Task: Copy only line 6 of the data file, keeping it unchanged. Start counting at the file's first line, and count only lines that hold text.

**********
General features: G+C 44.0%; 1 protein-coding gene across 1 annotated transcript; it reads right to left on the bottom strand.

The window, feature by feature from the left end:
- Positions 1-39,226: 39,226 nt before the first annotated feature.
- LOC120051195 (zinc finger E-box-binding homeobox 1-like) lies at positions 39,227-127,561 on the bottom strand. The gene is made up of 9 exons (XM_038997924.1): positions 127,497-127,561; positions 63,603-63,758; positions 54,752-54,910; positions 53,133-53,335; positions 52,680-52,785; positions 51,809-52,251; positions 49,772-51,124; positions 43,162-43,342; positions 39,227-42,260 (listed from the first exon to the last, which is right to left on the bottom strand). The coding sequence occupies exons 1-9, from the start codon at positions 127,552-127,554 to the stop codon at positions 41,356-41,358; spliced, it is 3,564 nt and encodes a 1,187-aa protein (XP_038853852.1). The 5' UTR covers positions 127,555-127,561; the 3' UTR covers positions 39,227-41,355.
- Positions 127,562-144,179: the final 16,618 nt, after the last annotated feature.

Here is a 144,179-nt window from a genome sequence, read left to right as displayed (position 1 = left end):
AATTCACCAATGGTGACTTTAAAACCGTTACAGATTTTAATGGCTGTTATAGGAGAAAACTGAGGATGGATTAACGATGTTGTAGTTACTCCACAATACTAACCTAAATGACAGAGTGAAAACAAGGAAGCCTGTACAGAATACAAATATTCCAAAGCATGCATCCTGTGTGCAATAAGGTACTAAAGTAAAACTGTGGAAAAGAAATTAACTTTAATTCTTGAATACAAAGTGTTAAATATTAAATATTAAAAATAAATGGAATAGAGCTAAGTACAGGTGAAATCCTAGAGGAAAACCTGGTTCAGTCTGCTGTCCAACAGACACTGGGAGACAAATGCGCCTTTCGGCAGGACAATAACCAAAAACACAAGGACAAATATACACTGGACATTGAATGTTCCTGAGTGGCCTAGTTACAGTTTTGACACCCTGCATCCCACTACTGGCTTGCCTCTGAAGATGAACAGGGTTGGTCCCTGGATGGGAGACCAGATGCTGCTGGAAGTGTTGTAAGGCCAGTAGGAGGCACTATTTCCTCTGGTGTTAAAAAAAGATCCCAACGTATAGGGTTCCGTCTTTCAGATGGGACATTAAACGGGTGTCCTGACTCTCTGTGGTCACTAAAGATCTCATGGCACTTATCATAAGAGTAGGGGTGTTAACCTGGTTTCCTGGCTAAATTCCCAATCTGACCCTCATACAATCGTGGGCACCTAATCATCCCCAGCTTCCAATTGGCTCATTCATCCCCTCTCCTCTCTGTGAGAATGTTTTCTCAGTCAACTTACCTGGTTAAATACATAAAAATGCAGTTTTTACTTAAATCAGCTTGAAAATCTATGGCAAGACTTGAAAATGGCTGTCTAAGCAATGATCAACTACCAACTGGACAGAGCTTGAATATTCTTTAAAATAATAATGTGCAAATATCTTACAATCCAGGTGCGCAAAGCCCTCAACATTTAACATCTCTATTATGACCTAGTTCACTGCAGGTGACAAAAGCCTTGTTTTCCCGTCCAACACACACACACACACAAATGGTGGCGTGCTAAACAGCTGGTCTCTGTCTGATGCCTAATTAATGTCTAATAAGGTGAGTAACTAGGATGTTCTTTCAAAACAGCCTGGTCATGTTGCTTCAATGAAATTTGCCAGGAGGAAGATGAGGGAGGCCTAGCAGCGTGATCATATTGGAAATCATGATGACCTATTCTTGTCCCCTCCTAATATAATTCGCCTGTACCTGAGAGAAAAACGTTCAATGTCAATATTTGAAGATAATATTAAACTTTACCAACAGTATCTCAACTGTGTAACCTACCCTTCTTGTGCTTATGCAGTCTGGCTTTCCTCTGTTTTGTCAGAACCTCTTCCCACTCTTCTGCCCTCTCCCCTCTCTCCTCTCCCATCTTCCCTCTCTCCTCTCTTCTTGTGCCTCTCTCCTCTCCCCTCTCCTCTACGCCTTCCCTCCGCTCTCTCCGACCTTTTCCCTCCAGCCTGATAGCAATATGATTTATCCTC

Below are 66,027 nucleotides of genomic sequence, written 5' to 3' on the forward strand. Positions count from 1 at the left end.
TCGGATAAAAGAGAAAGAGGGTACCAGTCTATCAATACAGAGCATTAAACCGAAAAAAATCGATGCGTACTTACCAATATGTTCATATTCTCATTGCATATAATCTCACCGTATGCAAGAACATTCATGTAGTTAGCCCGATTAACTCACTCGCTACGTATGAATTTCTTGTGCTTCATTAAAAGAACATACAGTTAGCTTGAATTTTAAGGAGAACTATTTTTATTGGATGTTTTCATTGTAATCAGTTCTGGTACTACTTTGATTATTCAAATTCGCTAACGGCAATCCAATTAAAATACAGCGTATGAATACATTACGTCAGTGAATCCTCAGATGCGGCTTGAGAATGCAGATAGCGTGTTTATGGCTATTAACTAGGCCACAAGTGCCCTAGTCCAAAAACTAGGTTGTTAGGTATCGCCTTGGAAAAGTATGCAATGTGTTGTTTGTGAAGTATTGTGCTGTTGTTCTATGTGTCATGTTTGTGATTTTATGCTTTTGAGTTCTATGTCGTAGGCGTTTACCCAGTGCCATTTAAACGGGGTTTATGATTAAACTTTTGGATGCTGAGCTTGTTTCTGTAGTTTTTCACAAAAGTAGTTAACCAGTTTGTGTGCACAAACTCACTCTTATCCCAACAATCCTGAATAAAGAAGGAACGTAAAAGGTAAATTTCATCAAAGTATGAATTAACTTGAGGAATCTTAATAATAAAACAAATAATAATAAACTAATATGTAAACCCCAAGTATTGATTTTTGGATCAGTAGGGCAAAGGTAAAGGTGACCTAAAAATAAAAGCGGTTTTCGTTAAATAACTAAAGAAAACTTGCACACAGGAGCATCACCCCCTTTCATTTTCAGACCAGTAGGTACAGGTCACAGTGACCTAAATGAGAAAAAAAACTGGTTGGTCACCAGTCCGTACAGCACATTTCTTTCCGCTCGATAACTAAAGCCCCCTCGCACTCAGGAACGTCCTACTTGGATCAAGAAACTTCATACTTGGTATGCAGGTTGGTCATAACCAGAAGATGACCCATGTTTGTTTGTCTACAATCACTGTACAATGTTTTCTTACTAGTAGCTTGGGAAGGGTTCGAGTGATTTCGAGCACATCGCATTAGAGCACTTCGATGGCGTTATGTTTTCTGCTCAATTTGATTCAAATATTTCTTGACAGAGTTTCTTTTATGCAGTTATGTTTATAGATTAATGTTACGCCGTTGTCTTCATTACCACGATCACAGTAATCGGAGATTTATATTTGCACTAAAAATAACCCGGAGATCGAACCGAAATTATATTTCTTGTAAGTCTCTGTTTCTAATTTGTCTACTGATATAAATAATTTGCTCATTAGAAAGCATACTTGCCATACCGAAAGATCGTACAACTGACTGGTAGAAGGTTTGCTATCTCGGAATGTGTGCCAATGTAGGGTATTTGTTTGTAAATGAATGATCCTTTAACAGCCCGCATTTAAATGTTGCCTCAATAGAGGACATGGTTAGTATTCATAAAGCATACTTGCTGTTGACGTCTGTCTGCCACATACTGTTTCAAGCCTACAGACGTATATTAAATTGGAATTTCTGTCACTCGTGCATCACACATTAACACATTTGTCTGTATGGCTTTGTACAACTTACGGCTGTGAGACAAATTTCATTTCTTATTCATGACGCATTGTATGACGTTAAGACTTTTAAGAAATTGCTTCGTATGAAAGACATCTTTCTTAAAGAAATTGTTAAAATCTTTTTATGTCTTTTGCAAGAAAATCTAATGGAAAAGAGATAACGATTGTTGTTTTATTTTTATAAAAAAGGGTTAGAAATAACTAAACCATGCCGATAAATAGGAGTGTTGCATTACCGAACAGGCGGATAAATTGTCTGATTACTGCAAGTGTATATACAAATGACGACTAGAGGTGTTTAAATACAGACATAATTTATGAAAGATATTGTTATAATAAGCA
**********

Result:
Here is a 144,179-nt window from a genome sequence, read left to right as displayed (position 1 = left end):